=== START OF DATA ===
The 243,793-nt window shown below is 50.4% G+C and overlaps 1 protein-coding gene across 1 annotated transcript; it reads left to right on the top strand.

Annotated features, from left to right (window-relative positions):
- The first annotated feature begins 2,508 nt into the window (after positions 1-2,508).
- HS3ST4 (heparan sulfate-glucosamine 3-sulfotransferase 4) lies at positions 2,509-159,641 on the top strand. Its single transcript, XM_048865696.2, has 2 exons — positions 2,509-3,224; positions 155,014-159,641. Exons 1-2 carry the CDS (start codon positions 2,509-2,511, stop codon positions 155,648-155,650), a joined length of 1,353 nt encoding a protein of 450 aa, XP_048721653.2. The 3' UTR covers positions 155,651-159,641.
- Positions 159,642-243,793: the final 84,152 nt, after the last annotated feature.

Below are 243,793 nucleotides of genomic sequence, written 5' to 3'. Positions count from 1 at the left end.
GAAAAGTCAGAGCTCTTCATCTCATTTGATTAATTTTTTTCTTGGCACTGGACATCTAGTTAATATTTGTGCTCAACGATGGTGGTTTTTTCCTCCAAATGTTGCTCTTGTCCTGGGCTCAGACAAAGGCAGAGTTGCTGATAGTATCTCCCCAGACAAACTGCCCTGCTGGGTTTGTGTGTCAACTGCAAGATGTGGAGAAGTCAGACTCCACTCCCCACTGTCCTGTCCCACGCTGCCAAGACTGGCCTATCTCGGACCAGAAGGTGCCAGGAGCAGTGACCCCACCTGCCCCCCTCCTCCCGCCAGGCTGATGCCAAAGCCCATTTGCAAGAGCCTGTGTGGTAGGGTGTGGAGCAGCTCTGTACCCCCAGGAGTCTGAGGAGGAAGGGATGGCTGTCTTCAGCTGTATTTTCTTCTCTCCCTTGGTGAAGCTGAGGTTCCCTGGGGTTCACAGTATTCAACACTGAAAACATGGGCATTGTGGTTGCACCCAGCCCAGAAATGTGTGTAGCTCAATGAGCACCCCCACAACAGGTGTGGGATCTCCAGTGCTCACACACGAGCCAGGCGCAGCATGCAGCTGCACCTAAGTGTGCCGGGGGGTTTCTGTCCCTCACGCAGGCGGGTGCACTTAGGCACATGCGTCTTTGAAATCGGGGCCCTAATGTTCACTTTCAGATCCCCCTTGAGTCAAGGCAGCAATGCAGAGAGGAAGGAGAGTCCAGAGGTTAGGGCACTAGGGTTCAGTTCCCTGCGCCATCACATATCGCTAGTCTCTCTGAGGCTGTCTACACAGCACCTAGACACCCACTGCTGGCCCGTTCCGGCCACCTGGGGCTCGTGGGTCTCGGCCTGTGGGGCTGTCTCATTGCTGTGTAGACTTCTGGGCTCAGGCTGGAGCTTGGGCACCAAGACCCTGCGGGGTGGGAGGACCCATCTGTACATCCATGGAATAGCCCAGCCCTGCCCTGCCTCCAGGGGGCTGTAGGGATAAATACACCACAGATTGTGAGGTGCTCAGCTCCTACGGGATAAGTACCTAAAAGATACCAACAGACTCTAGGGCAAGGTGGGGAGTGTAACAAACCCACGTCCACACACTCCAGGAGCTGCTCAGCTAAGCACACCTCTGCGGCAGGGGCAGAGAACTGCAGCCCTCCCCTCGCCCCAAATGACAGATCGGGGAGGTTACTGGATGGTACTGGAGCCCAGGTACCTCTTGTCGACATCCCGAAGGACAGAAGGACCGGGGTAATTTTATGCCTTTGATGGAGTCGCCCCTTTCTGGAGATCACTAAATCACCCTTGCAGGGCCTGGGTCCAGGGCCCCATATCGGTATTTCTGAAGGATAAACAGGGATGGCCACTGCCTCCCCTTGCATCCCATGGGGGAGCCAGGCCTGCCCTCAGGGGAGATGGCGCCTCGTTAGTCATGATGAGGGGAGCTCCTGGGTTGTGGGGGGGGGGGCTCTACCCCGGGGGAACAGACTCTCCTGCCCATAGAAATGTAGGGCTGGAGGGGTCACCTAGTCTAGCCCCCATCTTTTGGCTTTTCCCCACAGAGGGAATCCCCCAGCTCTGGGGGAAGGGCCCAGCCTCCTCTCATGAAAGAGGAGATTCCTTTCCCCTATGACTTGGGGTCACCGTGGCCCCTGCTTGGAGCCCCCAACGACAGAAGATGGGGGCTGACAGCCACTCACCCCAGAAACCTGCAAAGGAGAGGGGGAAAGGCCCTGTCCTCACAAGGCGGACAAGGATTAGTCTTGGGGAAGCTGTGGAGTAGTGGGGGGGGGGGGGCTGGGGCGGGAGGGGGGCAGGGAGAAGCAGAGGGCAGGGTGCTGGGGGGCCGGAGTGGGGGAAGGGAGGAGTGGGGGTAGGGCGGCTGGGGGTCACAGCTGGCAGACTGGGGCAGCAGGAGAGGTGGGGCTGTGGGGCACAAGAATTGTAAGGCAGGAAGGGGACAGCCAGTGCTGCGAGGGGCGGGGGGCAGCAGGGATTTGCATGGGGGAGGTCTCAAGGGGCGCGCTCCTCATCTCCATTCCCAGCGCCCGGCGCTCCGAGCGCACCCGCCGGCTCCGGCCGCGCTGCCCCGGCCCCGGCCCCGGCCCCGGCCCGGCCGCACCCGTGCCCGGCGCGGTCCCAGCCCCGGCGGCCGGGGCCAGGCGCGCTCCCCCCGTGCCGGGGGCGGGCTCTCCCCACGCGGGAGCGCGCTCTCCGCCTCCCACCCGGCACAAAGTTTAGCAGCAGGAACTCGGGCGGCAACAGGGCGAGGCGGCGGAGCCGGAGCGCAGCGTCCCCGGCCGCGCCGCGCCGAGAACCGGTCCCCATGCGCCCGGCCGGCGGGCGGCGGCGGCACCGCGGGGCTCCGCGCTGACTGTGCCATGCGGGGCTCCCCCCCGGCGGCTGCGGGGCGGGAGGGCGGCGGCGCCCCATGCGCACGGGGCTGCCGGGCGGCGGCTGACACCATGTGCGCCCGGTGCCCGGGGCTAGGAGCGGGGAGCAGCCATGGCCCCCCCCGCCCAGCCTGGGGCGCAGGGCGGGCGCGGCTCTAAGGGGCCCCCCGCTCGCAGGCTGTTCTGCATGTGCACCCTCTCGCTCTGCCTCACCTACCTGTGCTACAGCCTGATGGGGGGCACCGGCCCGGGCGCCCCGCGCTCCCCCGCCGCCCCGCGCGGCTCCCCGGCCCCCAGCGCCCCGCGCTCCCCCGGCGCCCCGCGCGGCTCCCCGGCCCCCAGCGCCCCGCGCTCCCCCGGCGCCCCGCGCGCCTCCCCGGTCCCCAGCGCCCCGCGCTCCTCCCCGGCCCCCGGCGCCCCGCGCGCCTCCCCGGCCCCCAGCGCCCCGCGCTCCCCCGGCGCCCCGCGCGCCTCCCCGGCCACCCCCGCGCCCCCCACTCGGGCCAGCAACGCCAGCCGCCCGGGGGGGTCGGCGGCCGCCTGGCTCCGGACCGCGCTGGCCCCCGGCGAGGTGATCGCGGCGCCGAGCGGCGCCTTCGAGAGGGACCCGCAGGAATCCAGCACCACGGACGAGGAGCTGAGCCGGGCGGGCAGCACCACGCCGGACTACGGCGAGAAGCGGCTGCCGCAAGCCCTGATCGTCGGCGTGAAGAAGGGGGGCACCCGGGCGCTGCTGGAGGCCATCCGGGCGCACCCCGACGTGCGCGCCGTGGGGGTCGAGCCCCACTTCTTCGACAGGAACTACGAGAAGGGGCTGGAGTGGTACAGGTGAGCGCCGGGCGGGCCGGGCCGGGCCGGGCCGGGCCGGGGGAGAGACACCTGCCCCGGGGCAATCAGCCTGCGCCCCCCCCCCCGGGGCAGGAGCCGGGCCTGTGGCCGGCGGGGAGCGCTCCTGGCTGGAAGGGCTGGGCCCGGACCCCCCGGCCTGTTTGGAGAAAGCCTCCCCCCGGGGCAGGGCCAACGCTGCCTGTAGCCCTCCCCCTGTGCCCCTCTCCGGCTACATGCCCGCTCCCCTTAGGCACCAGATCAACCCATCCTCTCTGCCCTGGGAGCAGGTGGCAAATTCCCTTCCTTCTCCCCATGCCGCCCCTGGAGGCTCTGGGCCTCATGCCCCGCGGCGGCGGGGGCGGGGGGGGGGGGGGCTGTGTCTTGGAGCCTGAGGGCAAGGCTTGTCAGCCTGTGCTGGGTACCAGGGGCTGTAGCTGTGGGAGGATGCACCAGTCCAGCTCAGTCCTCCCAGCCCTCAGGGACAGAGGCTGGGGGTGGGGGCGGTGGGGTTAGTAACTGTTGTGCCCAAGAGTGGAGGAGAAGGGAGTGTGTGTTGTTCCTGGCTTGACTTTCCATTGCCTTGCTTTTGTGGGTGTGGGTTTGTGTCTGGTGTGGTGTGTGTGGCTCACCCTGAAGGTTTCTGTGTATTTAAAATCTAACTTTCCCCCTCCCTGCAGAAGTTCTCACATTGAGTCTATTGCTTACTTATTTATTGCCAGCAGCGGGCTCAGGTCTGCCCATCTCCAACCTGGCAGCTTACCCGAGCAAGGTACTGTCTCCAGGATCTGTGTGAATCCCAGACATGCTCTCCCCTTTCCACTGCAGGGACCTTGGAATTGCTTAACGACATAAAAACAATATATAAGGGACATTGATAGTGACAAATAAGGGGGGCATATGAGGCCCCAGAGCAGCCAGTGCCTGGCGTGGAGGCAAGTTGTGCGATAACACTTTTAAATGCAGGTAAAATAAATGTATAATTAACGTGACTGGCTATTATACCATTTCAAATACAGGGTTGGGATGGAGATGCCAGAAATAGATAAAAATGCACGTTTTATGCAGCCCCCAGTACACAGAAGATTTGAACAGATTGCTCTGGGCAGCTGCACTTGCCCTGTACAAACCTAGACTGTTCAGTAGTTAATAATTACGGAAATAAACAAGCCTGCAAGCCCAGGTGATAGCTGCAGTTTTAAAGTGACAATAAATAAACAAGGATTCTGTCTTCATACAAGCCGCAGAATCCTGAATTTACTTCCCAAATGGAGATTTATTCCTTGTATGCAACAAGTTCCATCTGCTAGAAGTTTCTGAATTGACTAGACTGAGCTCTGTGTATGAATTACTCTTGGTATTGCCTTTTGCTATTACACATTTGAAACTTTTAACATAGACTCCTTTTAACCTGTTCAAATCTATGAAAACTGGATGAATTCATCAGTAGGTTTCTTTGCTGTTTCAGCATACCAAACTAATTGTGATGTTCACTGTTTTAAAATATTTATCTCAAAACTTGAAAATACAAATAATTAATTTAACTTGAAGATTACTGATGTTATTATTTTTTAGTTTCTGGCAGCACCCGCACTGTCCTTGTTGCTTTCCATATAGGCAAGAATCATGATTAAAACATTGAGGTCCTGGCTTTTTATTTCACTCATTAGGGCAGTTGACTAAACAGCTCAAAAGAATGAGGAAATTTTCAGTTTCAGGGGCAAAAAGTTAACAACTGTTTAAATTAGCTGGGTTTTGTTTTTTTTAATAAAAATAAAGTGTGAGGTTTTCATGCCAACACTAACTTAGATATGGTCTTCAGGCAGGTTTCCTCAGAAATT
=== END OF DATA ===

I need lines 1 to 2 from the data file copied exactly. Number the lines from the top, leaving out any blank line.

The 243,793-nt window shown below is 50.4% G+C and overlaps 1 protein-coding gene across 1 annotated transcript; it reads left to right on the top strand.

Annotated features, from left to right (window-relative positions):